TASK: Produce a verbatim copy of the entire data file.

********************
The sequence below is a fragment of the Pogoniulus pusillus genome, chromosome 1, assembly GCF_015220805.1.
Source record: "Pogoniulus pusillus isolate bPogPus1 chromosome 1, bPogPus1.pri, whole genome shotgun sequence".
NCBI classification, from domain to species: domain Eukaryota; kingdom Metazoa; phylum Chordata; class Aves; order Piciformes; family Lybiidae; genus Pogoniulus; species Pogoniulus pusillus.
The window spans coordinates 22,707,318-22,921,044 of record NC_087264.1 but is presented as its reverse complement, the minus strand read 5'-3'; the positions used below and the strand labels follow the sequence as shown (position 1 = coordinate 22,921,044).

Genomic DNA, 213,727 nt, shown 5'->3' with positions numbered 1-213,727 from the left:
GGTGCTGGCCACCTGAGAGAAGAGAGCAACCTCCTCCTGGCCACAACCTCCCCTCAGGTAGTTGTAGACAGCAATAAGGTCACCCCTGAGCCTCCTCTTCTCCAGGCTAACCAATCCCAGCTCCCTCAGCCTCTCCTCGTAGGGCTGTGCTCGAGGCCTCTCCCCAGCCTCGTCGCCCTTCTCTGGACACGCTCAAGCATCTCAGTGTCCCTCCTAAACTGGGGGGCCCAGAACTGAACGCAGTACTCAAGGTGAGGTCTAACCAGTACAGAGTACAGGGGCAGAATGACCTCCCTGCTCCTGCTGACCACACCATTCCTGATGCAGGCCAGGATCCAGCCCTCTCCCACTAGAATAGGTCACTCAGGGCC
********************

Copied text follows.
The sequence below is a fragment of the Pogoniulus pusillus genome, chromosome 1, assembly GCF_015220805.1.
Source record: "Pogoniulus pusillus isolate bPogPus1 chromosome 1, bPogPus1.pri, whole genome shotgun sequence".
NCBI classification, from domain to species: domain Eukaryota; kingdom Metazoa; phylum Chordata; class Aves; order Piciformes; family Lybiidae; genus Pogoniulus; species Pogoniulus pusillus.
The window spans coordinates 22,707,318-22,921,044 of record NC_087264.1 but is presented as its reverse complement, the minus strand read 5'-3'; the positions used below and the strand labels follow the sequence as shown (position 1 = coordinate 22,921,044).

Genomic DNA, 213,727 nt, shown 5'->3' with positions numbered 1-213,727 from the left:
GGTGCTGGCCACCTGAGAGAAGAGAGCAACCTCCTCCTGGCCACAACCTCCCCTCAGGTAGTTGTAGACAGCAATAAGGTCACCCCTGAGCCTCCTCTTCTCCAGGCTAACCAATCCCAGCTCCCTCAGCCTCTCCTCGTAGGGCTGTGCTCGAGGCCTCTCCCCAGCCTCGTCGCCCTTCTCTGGACACGCTCAAGCATCTCAGTGTCCCTCCTAAACTGGGGGGCCCAGAACTGAACGCAGTACTCAAGGTGAGGTCTAACCAGTACAGAGTACAGGGGCAGAATGACCTCCCTGCTCCTGCTGACCACACCATTCCTGATGCAGGCCAGGATCCAGCCCTCTCCCACTAGAATAGGTCACTCAGGGCC